Welcome to the inaugural edition of the Payment Expert Insight, as the dust settles on the news that Open Banking usage in the UK has hit the seven million mark, its role in the UK economy takes on elevated importance.
Yet, whilst the past has seen stellar growth of Open Banking in the UK – its future nears a critical point as the payment ecosystem takes on new importance in the midst of an embattled digital economy.
As we saw during the pandemic and Russia’s invasion of Ukraine, turbulent times give rise to even greater reliance on innovative finance products. It’s a scenario that will be replicated for many businesses and consumers as the economic struggles intensify.
While businesses continue to feel the strain, Open Banking stands out as a vital solution to bringing the economy back to its feet and bolstering transactions for firms feeling the strain.
Getting in the VRP Lane
The roadmap ahead though is nothing short of pivotal if the opportunities of Open Banking are to be maximised. And at the very heart of this lies the expansion of Variable Recurring Payments (VRPs).
Last year, the Competition and Market Authority (CMA) ordered the UK’s biggest players in the banking space to implement VRPs – a move that enables the automated movement of funds between consumer accounts.
It also eradicates the need for manual intervention following consent – underlining just how much of a boost it is to payment efficiency.
HSBC was the first bank to embrace VRPs in the UK and, in doing so, strengthened the ability of consumers to pay down debt at a fast rate during the cost of living crisis.
The move by HSBC was lauded by Siamac Rezaiezadeh, Director of Product Marketing at GoCardless, who stated: “We need to drive greater adoption of VRPs amongst businesses that fall within the sweeping use case. Second, we want to see more banks launching VRPs to their account holders. Only then can we spread the benefits of VRPs to as many people as possible.
“Lastly, everyone in the ecosystem needs to promote this technology to drive consumer awareness. This will all take time, but this announcement from HSBC is proof positive that we are moving in the right direction. We hope more banks will follow on soon.”
Both Open Banking and VRPs are fuelled by consumer demand, with account-to-account (A2A) payments continuing to be integrated at a growing rate. For the wider economy, the benefits of A2A payments will be felt at a larger rate, as Open Banking becomes more prevalent across the UK.
Affordability in a data-driven age
Speed, efficiency and safety can all be maximised amidst the growth of Open Banking and rise of A2A payments, with them becoming increasingly integrated into daily transactions amongst a wider demographic.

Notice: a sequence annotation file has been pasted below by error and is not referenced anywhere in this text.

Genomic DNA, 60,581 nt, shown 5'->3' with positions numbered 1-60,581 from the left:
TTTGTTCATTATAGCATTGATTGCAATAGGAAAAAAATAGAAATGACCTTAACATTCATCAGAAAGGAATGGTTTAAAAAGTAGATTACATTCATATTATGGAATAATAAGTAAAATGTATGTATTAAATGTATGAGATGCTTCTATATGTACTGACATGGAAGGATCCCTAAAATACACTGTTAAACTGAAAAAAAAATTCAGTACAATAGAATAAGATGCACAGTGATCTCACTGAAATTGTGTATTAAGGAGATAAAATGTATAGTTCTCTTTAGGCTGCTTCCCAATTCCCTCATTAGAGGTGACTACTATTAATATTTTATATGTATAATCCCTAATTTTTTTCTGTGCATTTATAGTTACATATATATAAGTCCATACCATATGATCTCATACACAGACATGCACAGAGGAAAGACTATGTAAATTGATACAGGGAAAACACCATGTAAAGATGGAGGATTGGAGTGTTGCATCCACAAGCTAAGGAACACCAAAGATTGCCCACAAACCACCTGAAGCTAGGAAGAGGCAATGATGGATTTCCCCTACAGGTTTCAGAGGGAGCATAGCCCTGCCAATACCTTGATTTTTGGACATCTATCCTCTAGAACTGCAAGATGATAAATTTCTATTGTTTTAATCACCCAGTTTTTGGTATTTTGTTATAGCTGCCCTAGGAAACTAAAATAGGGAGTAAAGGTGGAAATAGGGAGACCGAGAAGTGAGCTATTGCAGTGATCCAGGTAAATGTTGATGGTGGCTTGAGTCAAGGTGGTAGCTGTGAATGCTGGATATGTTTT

Furthermore, the far-reaching impact can be felt across multiple sectors. For example, it has helped evolve the effectiveness of affordability checks, with the growing utilisation and availability of data enabling businesses to form a better understanding of consumers and their behaviour.
TransUnion has placed this at the forefront of how it operates by looking to deepen how informed betting operators are when they assess affordability.
Utilising a combination of bank statements, warning flags, employment data and other sources, it argues, means that gaming operators are able to determine a player’s affordability and source of funds in a more efficient way.
Tapping into the potential of Open Banking can be a vital tool for operators and merchants as they seek to gain a more detailed picture of the consumer they are engaging with. This comes at a time when understanding consumers and identifying red flags is increasingly important.
When it comes to the gambling industry specifically, embracing Open Banking as a tool can take a central role in minimising the worrying flow of fines that European operators are being subjected to.
The Roadmap ahead
The UK, which holds high rank as a tech leader, was an early adopter of Open Banking. But there is no room for complacency. For the growth of Open Banking to continue at a sustained and undiluted level, it needs to be expanded across sectors and steps need to be taken to avoid stagnation in the sector.
As the Joint Regulatory Oversight Committee’s (JROC) final recommendations are brought further into focus for Open Banking, the development of the tech needs to be driven by innovation and consumer preferences.
In the UK, where established banks have accounted for over 80% of the current account market for many years, the implementation of Open Banking can be a main driver in freeing consumers to switch accounts and personalise their finance management strategy.
We witnessed the positive impact that challenger banks can have on users personalising their finances – this can be fuelled exponentially by the growth of Open Banking.